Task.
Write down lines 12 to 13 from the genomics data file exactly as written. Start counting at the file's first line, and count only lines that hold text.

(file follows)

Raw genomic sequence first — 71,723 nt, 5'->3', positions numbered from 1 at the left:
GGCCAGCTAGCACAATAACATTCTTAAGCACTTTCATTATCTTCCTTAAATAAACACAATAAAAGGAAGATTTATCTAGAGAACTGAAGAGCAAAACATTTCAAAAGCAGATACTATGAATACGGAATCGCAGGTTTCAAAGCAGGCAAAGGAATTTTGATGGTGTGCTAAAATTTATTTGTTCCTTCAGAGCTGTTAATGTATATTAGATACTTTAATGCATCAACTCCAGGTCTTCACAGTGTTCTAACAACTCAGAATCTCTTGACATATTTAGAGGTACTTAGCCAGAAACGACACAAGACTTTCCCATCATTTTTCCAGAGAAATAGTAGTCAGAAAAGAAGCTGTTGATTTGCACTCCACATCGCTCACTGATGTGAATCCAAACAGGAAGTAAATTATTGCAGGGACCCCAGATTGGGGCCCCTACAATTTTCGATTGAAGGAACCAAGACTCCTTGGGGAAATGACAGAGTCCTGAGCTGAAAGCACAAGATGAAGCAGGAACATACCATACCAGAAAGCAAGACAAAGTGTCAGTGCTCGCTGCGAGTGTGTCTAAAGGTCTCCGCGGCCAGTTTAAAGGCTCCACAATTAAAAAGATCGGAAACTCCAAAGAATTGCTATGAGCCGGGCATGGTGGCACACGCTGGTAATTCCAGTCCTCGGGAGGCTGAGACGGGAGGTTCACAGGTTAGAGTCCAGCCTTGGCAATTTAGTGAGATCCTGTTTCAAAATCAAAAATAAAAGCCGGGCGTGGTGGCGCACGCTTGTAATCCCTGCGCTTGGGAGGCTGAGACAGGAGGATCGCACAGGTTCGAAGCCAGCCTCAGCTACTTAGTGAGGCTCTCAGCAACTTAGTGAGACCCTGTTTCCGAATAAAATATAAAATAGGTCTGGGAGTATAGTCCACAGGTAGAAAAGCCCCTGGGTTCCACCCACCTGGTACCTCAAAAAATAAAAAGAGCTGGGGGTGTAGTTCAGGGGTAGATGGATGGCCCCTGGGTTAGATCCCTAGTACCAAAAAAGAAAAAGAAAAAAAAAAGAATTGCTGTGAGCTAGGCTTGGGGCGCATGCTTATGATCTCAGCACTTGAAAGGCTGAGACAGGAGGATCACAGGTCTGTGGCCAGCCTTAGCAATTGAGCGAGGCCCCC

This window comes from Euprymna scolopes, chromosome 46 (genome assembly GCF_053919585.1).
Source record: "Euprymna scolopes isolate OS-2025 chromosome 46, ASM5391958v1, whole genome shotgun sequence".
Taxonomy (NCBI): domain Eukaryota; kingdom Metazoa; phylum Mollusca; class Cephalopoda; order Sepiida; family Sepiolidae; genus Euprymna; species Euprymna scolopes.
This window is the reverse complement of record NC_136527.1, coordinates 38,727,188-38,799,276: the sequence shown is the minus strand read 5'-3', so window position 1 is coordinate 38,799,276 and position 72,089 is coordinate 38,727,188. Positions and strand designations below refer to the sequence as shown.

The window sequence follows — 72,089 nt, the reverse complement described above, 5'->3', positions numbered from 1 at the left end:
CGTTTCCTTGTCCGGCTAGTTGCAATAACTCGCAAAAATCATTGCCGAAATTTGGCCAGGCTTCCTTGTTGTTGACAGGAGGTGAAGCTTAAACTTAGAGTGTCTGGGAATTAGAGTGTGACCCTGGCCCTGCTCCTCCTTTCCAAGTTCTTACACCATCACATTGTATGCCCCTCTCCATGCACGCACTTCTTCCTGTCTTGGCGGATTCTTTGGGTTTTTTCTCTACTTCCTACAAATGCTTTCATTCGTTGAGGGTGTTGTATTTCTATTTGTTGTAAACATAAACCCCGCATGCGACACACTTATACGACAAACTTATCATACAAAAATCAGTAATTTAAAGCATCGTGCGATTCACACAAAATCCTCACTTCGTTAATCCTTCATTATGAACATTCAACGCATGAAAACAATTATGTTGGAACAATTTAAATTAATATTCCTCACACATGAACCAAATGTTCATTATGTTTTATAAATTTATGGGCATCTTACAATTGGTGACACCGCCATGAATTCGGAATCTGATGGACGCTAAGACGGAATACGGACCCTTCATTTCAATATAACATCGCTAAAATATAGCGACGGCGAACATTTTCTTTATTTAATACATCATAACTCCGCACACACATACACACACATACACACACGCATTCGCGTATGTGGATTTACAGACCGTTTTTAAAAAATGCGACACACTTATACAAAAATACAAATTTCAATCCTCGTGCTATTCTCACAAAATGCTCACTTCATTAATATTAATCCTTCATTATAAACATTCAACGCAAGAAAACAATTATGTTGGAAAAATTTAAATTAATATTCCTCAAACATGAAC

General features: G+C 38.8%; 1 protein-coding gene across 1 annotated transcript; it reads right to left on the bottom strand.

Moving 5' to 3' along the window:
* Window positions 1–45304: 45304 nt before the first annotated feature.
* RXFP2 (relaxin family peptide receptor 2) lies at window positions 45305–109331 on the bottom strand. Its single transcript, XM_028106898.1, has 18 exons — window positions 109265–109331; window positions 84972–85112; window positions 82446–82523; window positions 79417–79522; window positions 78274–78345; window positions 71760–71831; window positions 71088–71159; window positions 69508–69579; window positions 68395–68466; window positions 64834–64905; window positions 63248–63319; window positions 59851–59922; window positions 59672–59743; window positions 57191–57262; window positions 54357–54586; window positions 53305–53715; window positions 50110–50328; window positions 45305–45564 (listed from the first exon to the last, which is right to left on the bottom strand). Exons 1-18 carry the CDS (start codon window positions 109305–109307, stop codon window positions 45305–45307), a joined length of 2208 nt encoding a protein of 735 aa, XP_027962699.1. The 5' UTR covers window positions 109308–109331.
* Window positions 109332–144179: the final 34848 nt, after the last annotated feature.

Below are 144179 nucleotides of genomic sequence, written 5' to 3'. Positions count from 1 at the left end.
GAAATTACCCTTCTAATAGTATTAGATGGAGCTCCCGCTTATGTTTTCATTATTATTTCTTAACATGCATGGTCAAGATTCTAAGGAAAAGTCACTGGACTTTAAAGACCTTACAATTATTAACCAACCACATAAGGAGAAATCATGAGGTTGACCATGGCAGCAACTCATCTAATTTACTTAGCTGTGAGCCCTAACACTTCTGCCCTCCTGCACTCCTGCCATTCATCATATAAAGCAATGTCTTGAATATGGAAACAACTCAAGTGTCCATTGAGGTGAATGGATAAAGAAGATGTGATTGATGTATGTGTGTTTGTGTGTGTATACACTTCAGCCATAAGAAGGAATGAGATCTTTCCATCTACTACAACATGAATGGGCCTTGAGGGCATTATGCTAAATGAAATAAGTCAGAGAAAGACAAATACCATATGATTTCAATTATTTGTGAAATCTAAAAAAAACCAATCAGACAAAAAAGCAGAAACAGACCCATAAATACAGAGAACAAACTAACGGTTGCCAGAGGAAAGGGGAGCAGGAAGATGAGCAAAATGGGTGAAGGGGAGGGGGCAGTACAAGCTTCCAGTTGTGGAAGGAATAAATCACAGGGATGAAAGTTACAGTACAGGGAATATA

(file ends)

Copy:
* RXFP2 (relaxin family peptide receptor 2) lies at window positions 45305–109331 on the bottom strand. Its single transcript, XM_028106898.1, has 18 exons — window positions 109265–109331; window positions 84972–85112; window positions 82446–82523; window positions 79417–79522; window positions 78274–78345; window positions 71760–71831; window positions 71088–71159; window positions 69508–69579; window positions 68395–68466; window positions 64834–64905; window positions 63248–63319; window positions 59851–59922; window positions 59672–59743; window positions 57191–57262; window positions 54357–54586; window positions 53305–53715; window positions 50110–50328; window positions 45305–45564 (listed from the first exon to the last, which is right to left on the bottom strand). Exons 1-18 carry the CDS (start codon window positions 109305–109307, stop codon window positions 45305–45307), a joined length of 2208 nt encoding a protein of 735 aa, XP_027962699.1. The 5' UTR covers window positions 109308–109331.
* Window positions 109332–144179: the final 34848 nt, after the last annotated feature.